The entire car jerks when the engine sputters, then dies completely. I don’t even bother putting it in park. There’s no point. It’s never moving again. I stare straight ahead. What do I do now? There’s a sign about fifteen feet in front of me, announcing that the next check point is twenty miles away. I can walk or I can try to hitch a ride. Both are a risk. But then again, so is sitting here.
I grab my purse and pull out the photo, clutching it so tight the paper crinkles. Her blue eyes stare up at me, big and round. Innocent. Squeezing my heart and making my throat constrict. I just wanted to see her one time before it all ended. Just once.
A horn honks and I jump, almost dropping the picture. A car has pulled to the side of the road less than six feet behind me. My heart pounds and every muscle in my body tightens. Good or bad? I don’t know. No one gets out of the car, and I can’t see in.
My purse is still in my lap.
I put the picture back and pull out my gun.
Closing my eyes, I take a deep breath, then open the door and step out. It’s a dark blue Nissan Armada. A monster of a vehicle. The windows are tinted so dark there’s no way it can be legal. The outline of two men is barely visible through the dark windows, but I can’t tell who they are or what they look like. And I have no idea what they’re doing.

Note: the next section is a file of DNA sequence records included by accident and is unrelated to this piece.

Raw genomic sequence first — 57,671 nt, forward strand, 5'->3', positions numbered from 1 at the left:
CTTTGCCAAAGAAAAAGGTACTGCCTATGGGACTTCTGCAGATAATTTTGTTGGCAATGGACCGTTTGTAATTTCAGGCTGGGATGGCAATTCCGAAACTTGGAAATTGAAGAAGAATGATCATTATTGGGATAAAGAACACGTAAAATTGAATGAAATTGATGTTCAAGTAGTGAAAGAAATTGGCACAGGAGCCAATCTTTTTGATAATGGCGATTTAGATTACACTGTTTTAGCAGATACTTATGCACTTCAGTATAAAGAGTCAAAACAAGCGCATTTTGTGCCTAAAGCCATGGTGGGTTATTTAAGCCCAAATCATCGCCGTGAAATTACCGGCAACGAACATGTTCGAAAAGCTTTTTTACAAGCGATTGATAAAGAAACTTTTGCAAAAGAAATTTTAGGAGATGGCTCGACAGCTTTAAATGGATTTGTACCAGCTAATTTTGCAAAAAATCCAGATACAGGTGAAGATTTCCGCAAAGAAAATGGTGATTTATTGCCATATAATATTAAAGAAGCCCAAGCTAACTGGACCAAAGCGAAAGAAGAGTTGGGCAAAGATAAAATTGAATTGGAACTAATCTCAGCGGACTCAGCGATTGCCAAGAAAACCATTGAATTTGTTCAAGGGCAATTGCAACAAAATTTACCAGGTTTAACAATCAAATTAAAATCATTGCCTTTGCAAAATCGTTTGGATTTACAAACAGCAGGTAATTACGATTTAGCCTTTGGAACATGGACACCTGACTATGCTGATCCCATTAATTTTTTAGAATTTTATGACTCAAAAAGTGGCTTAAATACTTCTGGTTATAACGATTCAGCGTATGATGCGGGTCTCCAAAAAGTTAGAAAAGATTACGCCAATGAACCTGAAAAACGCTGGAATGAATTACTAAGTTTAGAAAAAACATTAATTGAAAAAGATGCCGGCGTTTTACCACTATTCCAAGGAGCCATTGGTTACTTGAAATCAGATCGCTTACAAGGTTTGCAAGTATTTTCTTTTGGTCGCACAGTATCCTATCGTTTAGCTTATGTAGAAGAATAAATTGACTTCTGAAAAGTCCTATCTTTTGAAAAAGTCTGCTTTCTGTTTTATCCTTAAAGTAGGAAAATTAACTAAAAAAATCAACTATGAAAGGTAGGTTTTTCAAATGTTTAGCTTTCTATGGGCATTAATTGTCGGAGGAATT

I take two small steps toward the car and the driver’s side door opens. The redneck from the diner steps out.
“Well, hello there!” he drawls. His accent isn’t southern exactly, more low-class than anything else. He keeps the door open as he steps away from the car, his own gun clutched in his right hand. “What a surprise. Thought I’d never see you again.” He winks.
I tighten my grip on the gun and raise it to chest level. Steadying it with both hands. Aiming at the center of his chest. I’m a good shot.
He puts his hands up, but doesn’t release the gun. “Hold on now, no need to point that thing at me. I just stopped to see if you was havin’ car trouble.”
The passenger door opens, and the other man steps out. He stays behind the open door but points another gun at me through the gap between the door and the car.